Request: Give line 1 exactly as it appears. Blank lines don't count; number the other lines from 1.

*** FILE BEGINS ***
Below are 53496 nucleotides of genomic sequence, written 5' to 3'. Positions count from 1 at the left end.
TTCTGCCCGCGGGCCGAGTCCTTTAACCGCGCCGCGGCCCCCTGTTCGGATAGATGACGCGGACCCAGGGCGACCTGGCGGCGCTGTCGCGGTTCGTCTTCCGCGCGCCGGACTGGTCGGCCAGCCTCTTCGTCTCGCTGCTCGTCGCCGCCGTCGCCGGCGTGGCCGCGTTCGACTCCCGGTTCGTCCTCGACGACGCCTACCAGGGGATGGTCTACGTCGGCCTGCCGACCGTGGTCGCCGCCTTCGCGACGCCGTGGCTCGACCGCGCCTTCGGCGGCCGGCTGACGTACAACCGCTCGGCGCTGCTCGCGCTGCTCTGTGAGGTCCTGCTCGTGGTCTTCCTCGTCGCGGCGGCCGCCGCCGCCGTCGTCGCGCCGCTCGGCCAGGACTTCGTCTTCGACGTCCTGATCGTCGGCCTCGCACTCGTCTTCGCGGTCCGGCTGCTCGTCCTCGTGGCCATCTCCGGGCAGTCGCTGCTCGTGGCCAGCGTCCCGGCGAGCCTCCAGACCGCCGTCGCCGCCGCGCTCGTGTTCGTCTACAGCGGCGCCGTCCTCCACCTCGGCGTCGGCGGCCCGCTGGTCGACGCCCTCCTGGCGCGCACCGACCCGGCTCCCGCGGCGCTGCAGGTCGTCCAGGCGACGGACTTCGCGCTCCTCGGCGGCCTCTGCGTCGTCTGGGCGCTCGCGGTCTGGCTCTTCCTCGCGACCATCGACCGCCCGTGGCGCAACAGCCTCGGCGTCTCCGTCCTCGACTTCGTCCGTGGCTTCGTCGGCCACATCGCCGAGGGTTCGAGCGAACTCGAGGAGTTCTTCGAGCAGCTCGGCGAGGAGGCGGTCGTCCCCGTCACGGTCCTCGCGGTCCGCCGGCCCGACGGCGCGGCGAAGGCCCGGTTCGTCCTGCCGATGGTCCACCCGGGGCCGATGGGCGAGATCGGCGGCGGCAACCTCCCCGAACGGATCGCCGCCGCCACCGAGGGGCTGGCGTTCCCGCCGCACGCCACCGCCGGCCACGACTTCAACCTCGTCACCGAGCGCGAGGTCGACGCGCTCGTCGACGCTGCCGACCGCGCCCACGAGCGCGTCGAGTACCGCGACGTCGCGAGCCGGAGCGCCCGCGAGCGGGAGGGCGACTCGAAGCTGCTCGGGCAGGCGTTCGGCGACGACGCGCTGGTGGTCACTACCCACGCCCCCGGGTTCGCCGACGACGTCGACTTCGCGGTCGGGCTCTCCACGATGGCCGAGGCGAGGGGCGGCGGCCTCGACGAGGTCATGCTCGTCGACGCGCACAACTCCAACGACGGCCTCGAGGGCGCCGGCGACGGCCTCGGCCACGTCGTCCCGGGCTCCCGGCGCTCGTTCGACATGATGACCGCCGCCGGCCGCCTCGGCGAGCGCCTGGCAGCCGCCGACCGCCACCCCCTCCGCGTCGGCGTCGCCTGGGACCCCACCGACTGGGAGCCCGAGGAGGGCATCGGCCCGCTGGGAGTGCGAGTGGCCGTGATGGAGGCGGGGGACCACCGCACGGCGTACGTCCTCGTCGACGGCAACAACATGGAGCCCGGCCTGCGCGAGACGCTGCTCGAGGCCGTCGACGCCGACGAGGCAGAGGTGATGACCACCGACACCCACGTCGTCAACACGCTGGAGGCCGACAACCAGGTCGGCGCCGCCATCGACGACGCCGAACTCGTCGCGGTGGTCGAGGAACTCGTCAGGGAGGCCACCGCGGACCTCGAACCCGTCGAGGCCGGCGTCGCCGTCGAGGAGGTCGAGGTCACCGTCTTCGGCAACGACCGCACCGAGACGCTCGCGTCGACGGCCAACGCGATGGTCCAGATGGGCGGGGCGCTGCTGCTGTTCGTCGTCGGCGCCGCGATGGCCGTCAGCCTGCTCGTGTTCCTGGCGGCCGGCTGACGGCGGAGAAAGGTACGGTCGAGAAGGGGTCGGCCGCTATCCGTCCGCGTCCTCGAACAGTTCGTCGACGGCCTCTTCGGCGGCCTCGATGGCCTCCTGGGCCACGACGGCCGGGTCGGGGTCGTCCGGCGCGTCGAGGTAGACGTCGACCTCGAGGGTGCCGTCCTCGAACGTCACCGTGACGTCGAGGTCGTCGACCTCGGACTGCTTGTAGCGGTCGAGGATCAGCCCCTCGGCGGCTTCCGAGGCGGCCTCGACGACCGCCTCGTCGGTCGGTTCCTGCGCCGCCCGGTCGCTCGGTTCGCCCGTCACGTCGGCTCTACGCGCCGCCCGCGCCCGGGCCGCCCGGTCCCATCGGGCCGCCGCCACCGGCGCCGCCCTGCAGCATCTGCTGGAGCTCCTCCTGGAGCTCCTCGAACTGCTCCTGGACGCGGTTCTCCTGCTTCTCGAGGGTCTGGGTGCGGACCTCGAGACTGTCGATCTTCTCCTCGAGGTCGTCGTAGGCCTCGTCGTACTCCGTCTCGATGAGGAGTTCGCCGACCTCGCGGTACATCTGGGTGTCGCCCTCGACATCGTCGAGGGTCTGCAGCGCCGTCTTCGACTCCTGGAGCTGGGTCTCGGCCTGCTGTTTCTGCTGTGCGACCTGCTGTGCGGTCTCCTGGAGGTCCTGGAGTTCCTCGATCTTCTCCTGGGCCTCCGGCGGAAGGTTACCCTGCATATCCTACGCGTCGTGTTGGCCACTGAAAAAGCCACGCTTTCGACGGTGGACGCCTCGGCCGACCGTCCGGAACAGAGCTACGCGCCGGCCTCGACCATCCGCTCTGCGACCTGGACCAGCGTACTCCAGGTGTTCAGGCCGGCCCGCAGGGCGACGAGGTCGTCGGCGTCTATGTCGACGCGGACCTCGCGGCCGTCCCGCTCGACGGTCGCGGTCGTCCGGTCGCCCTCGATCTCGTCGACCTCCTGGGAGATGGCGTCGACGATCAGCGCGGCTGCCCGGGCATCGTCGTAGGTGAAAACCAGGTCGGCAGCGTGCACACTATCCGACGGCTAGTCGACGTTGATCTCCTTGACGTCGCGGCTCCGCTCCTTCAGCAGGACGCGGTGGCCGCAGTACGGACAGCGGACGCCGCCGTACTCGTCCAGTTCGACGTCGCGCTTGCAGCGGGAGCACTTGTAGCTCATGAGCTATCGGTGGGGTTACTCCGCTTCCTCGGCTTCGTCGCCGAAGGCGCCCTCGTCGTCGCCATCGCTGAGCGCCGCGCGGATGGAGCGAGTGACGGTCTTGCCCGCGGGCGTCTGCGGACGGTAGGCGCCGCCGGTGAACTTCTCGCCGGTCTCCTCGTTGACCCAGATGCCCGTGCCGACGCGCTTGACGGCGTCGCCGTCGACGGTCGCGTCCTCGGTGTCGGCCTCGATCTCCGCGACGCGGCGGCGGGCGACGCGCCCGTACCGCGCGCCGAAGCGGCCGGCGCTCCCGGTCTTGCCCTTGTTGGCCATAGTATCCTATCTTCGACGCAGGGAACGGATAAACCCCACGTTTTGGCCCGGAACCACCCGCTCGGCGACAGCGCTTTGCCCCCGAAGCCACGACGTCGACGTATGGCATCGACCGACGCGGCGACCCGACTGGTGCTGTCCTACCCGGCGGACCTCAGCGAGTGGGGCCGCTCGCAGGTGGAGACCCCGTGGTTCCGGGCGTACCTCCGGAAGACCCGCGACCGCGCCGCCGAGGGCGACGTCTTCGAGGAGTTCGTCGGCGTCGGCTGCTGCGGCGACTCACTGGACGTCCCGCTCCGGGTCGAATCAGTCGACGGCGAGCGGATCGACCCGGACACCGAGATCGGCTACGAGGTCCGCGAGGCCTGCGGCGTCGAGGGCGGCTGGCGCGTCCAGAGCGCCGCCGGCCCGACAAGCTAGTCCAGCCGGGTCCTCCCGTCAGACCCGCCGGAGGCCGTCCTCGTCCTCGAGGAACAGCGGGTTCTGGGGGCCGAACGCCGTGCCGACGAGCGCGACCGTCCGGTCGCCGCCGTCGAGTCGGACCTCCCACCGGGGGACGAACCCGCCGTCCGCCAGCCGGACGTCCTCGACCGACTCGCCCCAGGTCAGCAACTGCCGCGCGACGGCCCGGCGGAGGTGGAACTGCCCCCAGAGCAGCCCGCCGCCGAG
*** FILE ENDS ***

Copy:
Below are 53496 nucleotides of genomic sequence, written 5' to 3'. Positions count from 1 at the left end.